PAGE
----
To Strike or Not To Strike.

On Thursday, public sector workers – teachers being the most talked about – took strike action in protest of pay, working hours and having to wait a bit longer for their pension.

I posted a tweet and a Facebook status, slightly tongue in cheek, to the effect that it would be more convenient if teachers had taken their strike day during August. Rather than picking up on the sarcasm in my message, friends in the teaching profession instead pointed out it would be more convenient if they got paid a fairer wage for the hours they undertake and the responsibilities they have to endure.

 

I’m never going to argue with that. I wouldn’t want to be a teacher – I find it difficult enough dealing with my own children, let alone being faced with a classroom full of the little blighters. It takes a special person to be a good teacher, and not all teachers can invoke interest in their students as well as others.

However, as with any time anybody strikes, I never fail to be amused – and bemused – by those who strike and their attitude to those of us who disagree with them. “I have a right to strike,” was one comment I heard. Arguments of freedom of speech and the right to express themselves followed; but the utter look of disdain thrown in my direction when I mentioned I had the right to disagree with their action is quite typical.

Striking seems to give people who are normally my friend the right to decide that, for the duration of the strike, they will hate me because I disagree with their decision. And then they wonder why I’m not quite so friendly with them when the strike is over.

Strike action, to me, is little more than organised bullying – something schools go out of their way to say they will not tolerate. It also does little to engender support from somebody like myself who, because of the strike action, has to take a day off work or rearrange my work diary in order to accommodate your decision to not work for a day.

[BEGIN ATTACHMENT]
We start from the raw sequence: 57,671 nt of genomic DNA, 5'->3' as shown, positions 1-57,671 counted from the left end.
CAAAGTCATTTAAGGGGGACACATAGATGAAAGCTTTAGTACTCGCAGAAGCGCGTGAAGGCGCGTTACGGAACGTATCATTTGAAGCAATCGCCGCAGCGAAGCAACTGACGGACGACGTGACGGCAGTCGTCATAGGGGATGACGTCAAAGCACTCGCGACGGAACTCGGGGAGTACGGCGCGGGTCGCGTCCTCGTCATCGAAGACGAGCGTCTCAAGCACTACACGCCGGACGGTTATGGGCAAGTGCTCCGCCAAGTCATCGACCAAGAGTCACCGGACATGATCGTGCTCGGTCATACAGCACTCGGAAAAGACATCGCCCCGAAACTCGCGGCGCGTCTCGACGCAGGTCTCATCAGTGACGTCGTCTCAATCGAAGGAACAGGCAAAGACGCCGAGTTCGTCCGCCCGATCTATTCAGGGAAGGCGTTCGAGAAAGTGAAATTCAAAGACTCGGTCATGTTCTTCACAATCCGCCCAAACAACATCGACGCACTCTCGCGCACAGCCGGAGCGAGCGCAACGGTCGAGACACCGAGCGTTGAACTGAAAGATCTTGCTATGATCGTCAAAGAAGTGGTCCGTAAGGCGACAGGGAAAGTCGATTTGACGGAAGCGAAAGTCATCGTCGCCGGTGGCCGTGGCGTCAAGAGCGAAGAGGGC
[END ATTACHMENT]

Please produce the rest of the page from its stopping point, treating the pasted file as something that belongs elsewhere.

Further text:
I’d love a payrise too, but going to my boss and saying I’m not working until he gives me a payrise will simply see me being handed my P45 quite quickly.

And, I know this is going to sound shallow, but I’ve pulled in to the car park at the school my boys go to and most of the teachers there driver much nicer and newer cars than I do.

We all have to cut our cloth accordingly and, despite how rich people like to think Britain is, money is not as freely available as people believe.

So here’s what happens when you strike.

If you’re a public sector worker who strikes and is successful in achieving your goal of increased salary and pension, the money to pay for this will have to come from somewhere.

Possibly, it will come from the reduction in other public services to fund your better pay, which will have an adverse effect on you and everybody around you or, more likely, will be funded by an increase in taxes somewhere along the line. Which will put you, and the rest of us, right back to square one. And you’ll probably stop somebody else being employed, which means you’ll have more work to do.

If you’re a private sector worker who strikes and is successful in achieving your goal of increased salary and pension, the money to pay for this will have to come from somewhere.

Possibly, it will come from a reduction in other facilities your company can offer, meaning a reduction in income to the business, or it will be funded by an increase in costs to your customers, meaning your company will become less competitive in their market place and lose business to their rivals. Such outcome will inevitably lead to job losses.

Another way for a private company to raise money quickly is to make people redundant, reducing the overall wage bill to mean the rest can be paid better. Of course, this will mean the remaining workers have to take on more responsibility, and both of these courses of action will enrage the unions, who will start another round of strikes.

Strikes do nothing but cost companies money and damage more peoples lives than they improve.

This is why I fundamentally disagree with strike action, and it is my right to this opinion. So if you’re somebody who’s considering going on strike, think about the longer term ramifications such action will have, and don’t shout at me just because I don’t agree with your course of action.

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